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Coin can be tossed until a tail appears or until it has been tossed 3 times. Given that tail does not occur on the first toss, whats probability that the coin is tossed 3 times?
I think I got answer by thinking but i don't know how to write it out
So I need to use conditional probability and P(no tail on 1 try)=0.5 and how to get others?
 2 years ago
 2 years ago
Coin can be tossed until a tail appears or until it has been tossed 3 times. Given that tail does not occur on the first toss, whats probability that the coin is tossed 3 times? I think I got answer by thinking but i don't know how to write it out So I need to use conditional probability and P(no tail on 1 try)=0.5 and how to get others?
 2 years ago
 2 years ago

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satellite73Best ResponseYou've already chosen the best response.3
you already know that you didn't have a tail on the first toss, so change the words "3 times" to "two times"
 2 years ago

satellite73Best ResponseYou've already chosen the best response.3
sample space is now HHH HHT HT
 2 years ago

satellite73Best ResponseYou've already chosen the best response.3
in two out of the 3 cases it is thrown three times, unless i misinterpreted the question
 2 years ago

Tomas.ABest ResponseYou've already chosen the best response.1
given answer is actually 1/2
 2 years ago

satellite73Best ResponseYou've already chosen the best response.3
if you want a formula, you can write A= tail is tossed on first tryt B= coin is tossed 3 times and then you want \[P(BA)=\frac{P(A\cap B)}{P(A)}\] but this begs the question because you still have to compute \[P(A\cap B)\] which just requires the same work, computing \[A\cap B=\{HHH, HHT\}\]
 2 years ago

satellite73Best ResponseYou've already chosen the best response.3
i had a typo above, it should have been A = heads tossed on first try ok first of all the answer, and it is \[\frac{2}{3}\] because out of the three events HHH HHT HT two are favorable
 2 years ago

satellite73Best ResponseYou've already chosen the best response.3
no \[P(A\cap B)\neq \frac{1}{2}\]
 2 years ago

satellite73Best ResponseYou've already chosen the best response.3
experiment is "Coin can be tossed until a tail appears or until it has been tossed 3 times." so lets write out a complete sample space, as it is small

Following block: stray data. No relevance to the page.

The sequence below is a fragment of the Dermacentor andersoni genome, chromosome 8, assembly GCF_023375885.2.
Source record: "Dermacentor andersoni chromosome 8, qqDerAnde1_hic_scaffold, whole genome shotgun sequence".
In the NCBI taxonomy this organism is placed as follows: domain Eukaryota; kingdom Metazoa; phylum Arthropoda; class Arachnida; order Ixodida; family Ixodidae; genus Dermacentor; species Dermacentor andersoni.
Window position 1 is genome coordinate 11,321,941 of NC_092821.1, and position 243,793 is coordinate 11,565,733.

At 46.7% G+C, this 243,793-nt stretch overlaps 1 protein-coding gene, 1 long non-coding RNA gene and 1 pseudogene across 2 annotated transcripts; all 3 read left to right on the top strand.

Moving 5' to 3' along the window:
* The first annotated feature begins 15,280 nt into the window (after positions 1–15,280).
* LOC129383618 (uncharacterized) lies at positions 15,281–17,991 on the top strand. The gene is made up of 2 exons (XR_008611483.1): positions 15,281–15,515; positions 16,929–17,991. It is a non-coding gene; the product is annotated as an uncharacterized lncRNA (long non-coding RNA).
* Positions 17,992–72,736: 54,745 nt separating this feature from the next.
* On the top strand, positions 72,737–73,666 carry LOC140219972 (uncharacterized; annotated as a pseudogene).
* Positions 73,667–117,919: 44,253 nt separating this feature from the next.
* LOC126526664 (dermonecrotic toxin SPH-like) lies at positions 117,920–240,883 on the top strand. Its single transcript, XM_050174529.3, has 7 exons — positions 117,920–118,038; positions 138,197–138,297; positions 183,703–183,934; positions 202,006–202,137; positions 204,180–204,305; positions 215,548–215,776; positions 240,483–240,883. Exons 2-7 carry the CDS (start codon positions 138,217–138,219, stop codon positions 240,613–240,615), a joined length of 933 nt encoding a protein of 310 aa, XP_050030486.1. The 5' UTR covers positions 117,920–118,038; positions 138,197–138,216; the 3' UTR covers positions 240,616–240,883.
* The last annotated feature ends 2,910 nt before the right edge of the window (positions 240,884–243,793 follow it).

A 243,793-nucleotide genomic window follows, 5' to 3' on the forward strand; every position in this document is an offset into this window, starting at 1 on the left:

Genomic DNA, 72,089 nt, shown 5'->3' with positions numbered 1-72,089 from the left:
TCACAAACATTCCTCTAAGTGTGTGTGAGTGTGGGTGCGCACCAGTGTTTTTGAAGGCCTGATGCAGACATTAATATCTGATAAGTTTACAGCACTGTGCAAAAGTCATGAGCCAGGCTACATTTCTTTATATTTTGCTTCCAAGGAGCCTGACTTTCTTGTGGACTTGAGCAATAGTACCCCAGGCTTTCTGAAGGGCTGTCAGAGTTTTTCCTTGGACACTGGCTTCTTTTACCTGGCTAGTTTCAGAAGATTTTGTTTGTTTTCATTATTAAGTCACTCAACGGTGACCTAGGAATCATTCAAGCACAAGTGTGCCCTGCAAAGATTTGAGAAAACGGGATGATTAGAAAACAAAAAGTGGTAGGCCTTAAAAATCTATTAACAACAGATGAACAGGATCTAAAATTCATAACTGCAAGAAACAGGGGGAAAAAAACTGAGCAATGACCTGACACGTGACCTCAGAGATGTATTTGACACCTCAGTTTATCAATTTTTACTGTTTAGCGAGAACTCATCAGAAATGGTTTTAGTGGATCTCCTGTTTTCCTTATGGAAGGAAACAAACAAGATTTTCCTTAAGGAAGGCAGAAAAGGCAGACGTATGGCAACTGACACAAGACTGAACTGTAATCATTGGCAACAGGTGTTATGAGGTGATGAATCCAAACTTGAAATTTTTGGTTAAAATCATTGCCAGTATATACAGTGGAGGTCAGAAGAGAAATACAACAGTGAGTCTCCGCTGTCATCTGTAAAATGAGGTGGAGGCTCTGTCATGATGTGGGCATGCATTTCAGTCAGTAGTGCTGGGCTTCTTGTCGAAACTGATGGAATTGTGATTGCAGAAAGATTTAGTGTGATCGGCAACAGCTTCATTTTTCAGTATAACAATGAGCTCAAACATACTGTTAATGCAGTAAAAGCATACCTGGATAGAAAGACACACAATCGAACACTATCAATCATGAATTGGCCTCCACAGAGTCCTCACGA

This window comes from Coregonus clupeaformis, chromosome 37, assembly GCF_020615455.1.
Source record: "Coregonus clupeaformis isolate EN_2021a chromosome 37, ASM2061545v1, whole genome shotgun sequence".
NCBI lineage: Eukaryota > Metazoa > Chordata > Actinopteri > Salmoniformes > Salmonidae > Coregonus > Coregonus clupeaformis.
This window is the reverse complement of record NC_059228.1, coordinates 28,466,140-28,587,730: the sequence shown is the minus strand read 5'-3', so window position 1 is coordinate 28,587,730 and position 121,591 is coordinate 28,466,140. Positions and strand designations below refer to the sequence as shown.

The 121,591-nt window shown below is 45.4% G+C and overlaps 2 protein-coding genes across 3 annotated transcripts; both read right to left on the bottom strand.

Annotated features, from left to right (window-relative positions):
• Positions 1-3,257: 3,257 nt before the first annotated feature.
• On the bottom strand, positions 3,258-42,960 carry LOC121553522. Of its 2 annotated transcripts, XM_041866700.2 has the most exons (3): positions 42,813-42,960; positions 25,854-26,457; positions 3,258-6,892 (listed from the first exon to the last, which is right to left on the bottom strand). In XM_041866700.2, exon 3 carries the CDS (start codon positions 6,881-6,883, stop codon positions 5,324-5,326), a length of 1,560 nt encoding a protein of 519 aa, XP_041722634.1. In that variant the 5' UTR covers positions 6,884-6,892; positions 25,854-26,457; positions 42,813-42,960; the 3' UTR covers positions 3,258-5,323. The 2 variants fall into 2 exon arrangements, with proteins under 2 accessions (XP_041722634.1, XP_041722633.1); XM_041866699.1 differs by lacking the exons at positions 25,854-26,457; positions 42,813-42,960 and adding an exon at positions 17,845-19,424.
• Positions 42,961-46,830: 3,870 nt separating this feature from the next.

2 years ago

Tomas.ABest ResponseYou've already chosen the best response.1
shouldn't we write complete sample T, HT, HHT, HHH and given answer is 1/2 not 2/3 but it might be incorrect
 2 years ago

satellite73Best ResponseYou've already chosen the best response.3
{T, HT, HHT, HHH} only 4 possiblities
 2 years ago

satellite73Best ResponseYou've already chosen the best response.3
exactly what you wrote yes
 2 years ago

satellite73Best ResponseYou've already chosen the best response.3
so if we put the event A = first toss is heads, we know \[P(A)=\frac{1}{2}\]easily, but what we need is \[P(BA)=\frac{P(A\cap B)}{P(A)}\]
 2 years ago

Tomas.ABest ResponseYou've already chosen the best response.1
\[\frac{3}{4}\div \frac{1}{2}>1\]
 2 years ago

satellite73Best ResponseYou've already chosen the best response.3
well i made a mistake of course, (not in the answer, in the computation)
 2 years ago

Tomas.ABest ResponseYou've already chosen the best response.1
P(A) is correct, how to get P(A∩B)?
 2 years ago

Tomas.ABest ResponseYou've already chosen the best response.1
if we look at full sample T, HT, HHT, HHH then HHT and HHH suits A and B, no? but it means 0.5 and 0.5/0.5=1 and again it's incorrect :/
 2 years ago

satellite73Best ResponseYou've already chosen the best response.3
ok i see the problem
 2 years ago

satellite73Best ResponseYou've already chosen the best response.3
i am sorry i am an idiot this morning, so lets go slow
 2 years ago

satellite73Best ResponseYou've already chosen the best response.3
first of all there are 4 possible outcomes, T HT HHT HHH but they are not EQUALLY LIKELY so we cannot use the uniform distribution
 2 years ago

satellite73Best ResponseYou've already chosen the best response.3
that is, each does not occur with probability 1/4
 2 years ago

satellite73Best ResponseYou've already chosen the best response.3
\[P(T)=\frac{1}{2}, P(HT)=\frac{1}{4},P(HHH)=\frac{1}{8},P(HHH)=\frac{1}{8}\]
 2 years ago

Tomas.ABest ResponseYou've already chosen the best response.1
ok now i understood lol
 2 years ago

satellite73Best ResponseYou've already chosen the best response.3
so i was completely wrong, and i apologize. should have a nice cup of coffee
 2 years ago

satellite73Best ResponseYou've already chosen the best response.3
ok so now let us finish the problem.
 2 years ago

Tomas.ABest ResponseYou've already chosen the best response.1
so \[ P(A \cap B)=\frac{1}{8}+\frac{1}{8}=\frac{1}{4}\]
 2 years ago

satellite73Best ResponseYou've already chosen the best response.3
we know \[A\cap B = \{HHT, HHH\}\] and so what you said, \[P(A\cap B)=\frac{1}{4}\]
 2 years ago

satellite73Best ResponseYou've already chosen the best response.3
now \[P(A)=\frac{1}{2}\] still (at least we knew that much!) and so your answer is \[\frac{1}{4}\div\frac{1}{2}=\frac{1}{2}\]
 2 years ago

satellite73Best ResponseYou've already chosen the best response.3
now let us make sense out of this our new sample space is HT HHT HHH that is we knew the first toss was an H we might as well have written T HT HH and now it is clear that on the second toss you get tails with probability 1/2 and if you don't get tails you will toss again and have three tosses!
 2 years ago

satellite73Best ResponseYou've already chosen the best response.3
sorry again for the error and taking up so much time being wrong
 2 years ago
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